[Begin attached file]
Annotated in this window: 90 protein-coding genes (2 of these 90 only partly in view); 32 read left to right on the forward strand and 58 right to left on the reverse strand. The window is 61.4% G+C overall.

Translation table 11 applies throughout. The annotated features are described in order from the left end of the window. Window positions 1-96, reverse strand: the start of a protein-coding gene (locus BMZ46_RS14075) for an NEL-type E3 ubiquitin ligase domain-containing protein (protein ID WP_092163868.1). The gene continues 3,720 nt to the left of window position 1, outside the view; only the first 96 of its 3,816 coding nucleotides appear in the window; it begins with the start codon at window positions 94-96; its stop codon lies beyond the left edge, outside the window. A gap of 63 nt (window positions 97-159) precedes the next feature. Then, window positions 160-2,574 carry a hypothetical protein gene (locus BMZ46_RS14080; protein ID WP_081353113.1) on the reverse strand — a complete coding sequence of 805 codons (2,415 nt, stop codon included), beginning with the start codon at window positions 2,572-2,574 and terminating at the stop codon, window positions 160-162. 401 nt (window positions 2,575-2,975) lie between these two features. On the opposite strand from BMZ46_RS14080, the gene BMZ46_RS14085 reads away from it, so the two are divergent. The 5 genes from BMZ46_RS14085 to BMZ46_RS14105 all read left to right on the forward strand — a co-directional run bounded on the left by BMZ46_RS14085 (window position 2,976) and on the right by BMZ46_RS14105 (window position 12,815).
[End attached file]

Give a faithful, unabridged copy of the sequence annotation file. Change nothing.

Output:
Annotated in this window: 90 protein-coding genes (2 of these 90 only partly in view); 32 read left to right on the forward strand and 58 right to left on the reverse strand. The window is 61.4% G+C overall.

Translation table 11 applies throughout. The annotated features are described in order from the left end of the window. Window positions 1-96, reverse strand: the start of a protein-coding gene (locus BMZ46_RS14075) for an NEL-type E3 ubiquitin ligase domain-containing protein (protein ID WP_092163868.1). The gene continues 3,720 nt to the left of window position 1, outside the view; only the first 96 of its 3,816 coding nucleotides appear in the window; it begins with the start codon at window positions 94-96; its stop codon lies beyond the left edge, outside the window. A gap of 63 nt (window positions 97-159) precedes the next feature. Then, window positions 160-2,574 carry a hypothetical protein gene (locus BMZ46_RS14080; protein ID WP_081353113.1) on the reverse strand — a complete coding sequence of 805 codons (2,415 nt, stop codon included), beginning with the start codon at window positions 2,572-2,574 and terminating at the stop codon, window positions 160-162. 401 nt (window positions 2,575-2,975) lie between these two features. On the opposite strand from BMZ46_RS14080, the gene BMZ46_RS14085 reads away from it, so the two are divergent. The 5 genes from BMZ46_RS14085 to BMZ46_RS14105 all read left to right on the forward strand — a co-directional run bounded on the left by BMZ46_RS14085 (window position 2,976) and on the right by BMZ46_RS14105 (window position 12,815).